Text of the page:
Using a water drill to install PVC pipe in ground

The Engineering Web

Putting a pipe in the ground the easy way using water.


At last it is time to start installing the first part of the antenna... the foundation ground pipe.

Metal pipe is a fine choice for a vertical antenna mount. Since the conductive vertical radiator will be attached to this ground pipe, thought must be given to maintain electrical isolation between the two. Methods include using insulated plastic blocks between the two shafts with non-conductive bolts or straps.

Since this particular antenna will not exceed 17 feet in height and since the option to use rope guy lines exists, I opted to use PVC pipe for the ground mount. This allows:

  • Strap the vertical radiator directly to the pipe
  • Use strong conductive hose clamps to attach the vertical radiator to the ground pipe

Is PVC strong enough to hold the vertical's weight and bending loads?

The highest vertical planned is 17 feet and I do worry about the bending moments in winds. I will monitor the durability of this system over time to see how well this works.

As for the weight of the radiator, the plan is to attach a short length of PVC pipe to the bottom of the vertical so its entire weight will rest on the ground while keeping electrical isolation between the two.

Water Drill

I learned a very good technique from another amateur radio operator for installing ground rods into difficult ground. He used a very simple technique using water.

  • Dig a bowl shaped hole where you want the ground rod
  • Fill it with water
  • Push the ground rod into the dirt
  • Pull the ground rod out and let water enter the hole
  • Push the ground rod further into the hole
  • Do this progressively until your ground rod is at the desired depth while you keep the "bowl" of water full with a garden hose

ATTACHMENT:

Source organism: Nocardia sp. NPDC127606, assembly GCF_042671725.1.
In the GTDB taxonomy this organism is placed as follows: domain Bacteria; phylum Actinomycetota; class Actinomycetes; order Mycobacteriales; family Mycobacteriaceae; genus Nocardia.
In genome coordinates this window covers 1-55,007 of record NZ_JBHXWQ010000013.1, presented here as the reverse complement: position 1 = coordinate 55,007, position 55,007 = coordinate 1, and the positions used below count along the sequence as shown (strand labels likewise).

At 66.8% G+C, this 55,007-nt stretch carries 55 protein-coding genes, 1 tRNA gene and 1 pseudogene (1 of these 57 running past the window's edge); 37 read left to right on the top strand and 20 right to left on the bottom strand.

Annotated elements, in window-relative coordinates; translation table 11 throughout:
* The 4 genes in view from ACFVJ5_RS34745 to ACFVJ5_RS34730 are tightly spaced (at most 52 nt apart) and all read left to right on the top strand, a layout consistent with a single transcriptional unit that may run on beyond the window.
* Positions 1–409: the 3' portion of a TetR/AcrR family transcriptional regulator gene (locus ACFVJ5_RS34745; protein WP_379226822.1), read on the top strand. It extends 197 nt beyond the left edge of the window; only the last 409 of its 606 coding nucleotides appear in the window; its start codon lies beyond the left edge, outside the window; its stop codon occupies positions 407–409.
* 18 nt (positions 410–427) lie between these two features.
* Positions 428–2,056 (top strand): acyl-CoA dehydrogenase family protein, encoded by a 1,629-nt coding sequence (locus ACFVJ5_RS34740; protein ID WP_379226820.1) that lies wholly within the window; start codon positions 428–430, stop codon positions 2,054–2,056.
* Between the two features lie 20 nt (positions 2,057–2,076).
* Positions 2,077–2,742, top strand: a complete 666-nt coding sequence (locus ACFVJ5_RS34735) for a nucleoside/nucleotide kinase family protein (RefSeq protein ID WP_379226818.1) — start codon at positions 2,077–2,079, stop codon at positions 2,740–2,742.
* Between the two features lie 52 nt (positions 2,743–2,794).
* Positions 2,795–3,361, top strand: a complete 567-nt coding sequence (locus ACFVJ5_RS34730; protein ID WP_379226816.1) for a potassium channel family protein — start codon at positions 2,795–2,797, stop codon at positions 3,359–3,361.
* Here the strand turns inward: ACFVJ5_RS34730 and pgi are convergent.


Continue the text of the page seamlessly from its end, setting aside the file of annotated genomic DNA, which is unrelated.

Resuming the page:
I used the technique with great success for two new ground rods needed for my electric panel retrofit project. I never used a hammer. Short of hitting a large rock, this technique does not need any hammering.

I wondered if the same technique would work for a PVC pipe. Worth a try...

First prepare a 3 or 4 foot section of 1-1/4" PVC Schedule 40 pipe by cutting one end at an angle to serve as a cutting edge during the "drilling."

Cutting PVC pipe at angle to help installing in dirt.

Water flowing across the holeStart flowing water across the installation site. Take your pipe and just start turning while pressing down into into the dirt. The dirt here in Virginia is hard clay so this takes some effort to do. This is really a core drill as you will see shortly. Be patient and you will have no problem sinking this pipe to any depth you need short of hitting a rock.


Water drilling a PVC pipe into the ground.

An immediate problem was clay plugging the PVC pipe. You will have to remove the pipe every inch or two and push out the dirt clots with a stick or small pipe.

Clots of clay from the water drilling operation removed with a stick pushed through the pipe.

Unlike the simpler installation of ground rods, this pipe did require the use of a hammer to help get through this tough dirt even with the water helping. Just keep repeating these steps:

  • Hammer once
  • Turn 1/4 turn
  • Hammer again
  • Turn 1/4 turn
  • Hammer again
  • Turn 1/4 turn
  • Hammer again
  • Remove pipe and clear the clots
  • Let water fill the hole
  • Sink pipe into the hole
  • Repeat until desired depth is reached

Hammer and twist PVC pipe into the ground with water.

After the pipe reaches the desired depth, you may find the hole large enough to allow the pipe to wobble around. In time, nature will fill the hole with material and capture the pipe securely. For now take some of the clay clots you removed earlier and tap them into the gaps with a stick or small pipe.

Gaps around the PVC pipe.
Gaps around pipe.
Fill the gapsbrwith the clay clots.
Use your drilled
clay "cores"
Adding more dirt around PVC pipe
If you need more
dirt, get some.
Ram the clay clots into the gaps.
Push it all into the
gaps while water runs

At last we have a PVC pipe installed into the ground ready for the next assembly steps.

The PVC Antenna Mount Ground Pipe installed in the ground.


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